10. Woochifer

    Woochifer Cool Member

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    From my vantage point, it seems that Directv's been monkeying around with the bandwidth on some of the local channels. My local CBS affiliate used to look immaculate in HD, and then right before the NCAA tourney last year, something happened and I began picking up a lot of macroblocking with the sports programs. Directv seemed to fix it this year, but the picture is still inferior to the OTA feed and even the cable feed (I have a bare basic cable subscription with just the broadcast channels for the other rooms in the house).

    Otherwise, the HD quality can vary a lot from channel to channel. ESPN and Versus can really look like crap, whereas my local RSNs and TNT look very nice. Generally, I like the picture quality on the HD channels, and they generally seem to look better than what I've seen with Dish.

    I don't know about the picture quality with digital cable, but it seems that for my local channels at least, the OTA antenna has the best HD picture quality and even my cable feed of the local digital channels looks slightly better than what I get from Directv.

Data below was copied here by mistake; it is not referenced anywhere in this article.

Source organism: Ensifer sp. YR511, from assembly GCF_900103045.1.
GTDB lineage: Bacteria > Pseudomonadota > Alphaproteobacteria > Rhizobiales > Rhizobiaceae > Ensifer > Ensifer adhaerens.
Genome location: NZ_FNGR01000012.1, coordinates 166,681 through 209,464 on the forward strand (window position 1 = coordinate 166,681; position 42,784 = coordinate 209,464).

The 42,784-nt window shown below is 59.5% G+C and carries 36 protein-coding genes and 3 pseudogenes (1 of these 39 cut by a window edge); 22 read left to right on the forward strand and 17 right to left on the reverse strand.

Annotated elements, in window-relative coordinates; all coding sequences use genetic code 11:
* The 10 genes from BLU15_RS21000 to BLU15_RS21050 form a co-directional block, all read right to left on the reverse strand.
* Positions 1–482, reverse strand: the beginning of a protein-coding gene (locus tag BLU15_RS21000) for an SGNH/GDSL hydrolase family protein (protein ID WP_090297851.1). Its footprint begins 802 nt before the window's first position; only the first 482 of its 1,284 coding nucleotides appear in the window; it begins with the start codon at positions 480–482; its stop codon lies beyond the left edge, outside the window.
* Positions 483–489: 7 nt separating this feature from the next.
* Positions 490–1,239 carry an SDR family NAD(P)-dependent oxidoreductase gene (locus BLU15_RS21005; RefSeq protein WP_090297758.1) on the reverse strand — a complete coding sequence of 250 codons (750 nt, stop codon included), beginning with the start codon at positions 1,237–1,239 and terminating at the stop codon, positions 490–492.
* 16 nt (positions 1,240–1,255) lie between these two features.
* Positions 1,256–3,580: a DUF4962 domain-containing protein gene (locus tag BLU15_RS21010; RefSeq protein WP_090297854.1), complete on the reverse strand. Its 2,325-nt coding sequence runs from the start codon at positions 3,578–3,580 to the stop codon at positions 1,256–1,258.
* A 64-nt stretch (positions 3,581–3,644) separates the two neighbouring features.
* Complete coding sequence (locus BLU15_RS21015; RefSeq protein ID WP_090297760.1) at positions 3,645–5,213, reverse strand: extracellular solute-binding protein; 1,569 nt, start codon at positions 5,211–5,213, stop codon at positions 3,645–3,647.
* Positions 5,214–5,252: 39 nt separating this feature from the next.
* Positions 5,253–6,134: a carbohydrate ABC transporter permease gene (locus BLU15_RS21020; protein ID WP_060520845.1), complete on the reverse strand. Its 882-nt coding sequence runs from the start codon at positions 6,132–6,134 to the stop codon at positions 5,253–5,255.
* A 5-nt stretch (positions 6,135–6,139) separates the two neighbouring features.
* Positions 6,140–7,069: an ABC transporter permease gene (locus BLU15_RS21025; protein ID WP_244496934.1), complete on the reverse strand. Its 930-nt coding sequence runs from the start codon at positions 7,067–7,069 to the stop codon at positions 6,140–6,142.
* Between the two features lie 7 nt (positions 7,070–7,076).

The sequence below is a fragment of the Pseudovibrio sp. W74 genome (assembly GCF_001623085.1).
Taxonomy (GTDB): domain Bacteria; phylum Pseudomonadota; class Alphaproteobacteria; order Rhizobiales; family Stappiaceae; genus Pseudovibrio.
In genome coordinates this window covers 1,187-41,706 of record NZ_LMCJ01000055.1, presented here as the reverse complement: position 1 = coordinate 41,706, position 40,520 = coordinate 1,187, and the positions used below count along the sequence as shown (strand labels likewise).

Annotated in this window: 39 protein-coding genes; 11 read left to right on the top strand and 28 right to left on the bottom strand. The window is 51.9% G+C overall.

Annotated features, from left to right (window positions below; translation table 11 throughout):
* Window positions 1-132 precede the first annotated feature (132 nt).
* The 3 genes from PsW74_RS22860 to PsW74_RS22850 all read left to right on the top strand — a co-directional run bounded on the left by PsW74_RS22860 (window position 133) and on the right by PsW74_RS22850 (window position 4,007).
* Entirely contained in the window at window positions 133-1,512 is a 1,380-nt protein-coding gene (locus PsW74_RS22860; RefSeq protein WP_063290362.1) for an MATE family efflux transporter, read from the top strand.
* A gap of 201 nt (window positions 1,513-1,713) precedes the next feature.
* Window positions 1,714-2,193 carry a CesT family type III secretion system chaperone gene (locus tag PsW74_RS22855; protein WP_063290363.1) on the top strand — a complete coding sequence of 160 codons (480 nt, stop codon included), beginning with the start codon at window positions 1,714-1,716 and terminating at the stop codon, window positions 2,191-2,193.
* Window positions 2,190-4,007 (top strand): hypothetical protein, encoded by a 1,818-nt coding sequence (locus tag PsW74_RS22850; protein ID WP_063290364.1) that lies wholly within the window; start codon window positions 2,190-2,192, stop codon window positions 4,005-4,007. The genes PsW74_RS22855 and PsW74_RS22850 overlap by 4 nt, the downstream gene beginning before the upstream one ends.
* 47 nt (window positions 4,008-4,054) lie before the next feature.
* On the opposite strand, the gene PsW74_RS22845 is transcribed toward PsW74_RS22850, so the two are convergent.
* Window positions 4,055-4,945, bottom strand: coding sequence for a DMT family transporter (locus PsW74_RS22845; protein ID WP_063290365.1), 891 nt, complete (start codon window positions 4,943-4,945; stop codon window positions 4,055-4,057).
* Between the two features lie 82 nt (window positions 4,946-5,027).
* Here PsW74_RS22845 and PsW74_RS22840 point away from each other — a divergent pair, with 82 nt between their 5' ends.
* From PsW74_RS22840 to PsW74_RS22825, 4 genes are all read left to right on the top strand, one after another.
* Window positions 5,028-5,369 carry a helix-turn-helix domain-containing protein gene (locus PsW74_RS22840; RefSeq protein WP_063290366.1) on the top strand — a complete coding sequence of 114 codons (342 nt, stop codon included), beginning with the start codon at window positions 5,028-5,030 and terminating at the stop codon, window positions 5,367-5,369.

As far as SD goes, the issue with HDTVs is the fact that flat panel TVs all use fixed pixel formats. The Directv SD picture with CRT-based HDTVs looks fine, because CRTs are much better at handling rescaled images.
     
  11. Woochifer

    Woochifer Cool Member

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    I did a lot of A/B comparisons between the MPEG2 and MPEG4 channels. On "busy" images, I thought that the MPEG2 feeds showed a lot more visible macroblocking and softening of the image detail. The comparisons where this was most obvious was with the Sunrise Earth programs on Discovery HD Theater. It's a good source comparison because the program has a lot of stationary cameras, and not a lot of quick edits and panning.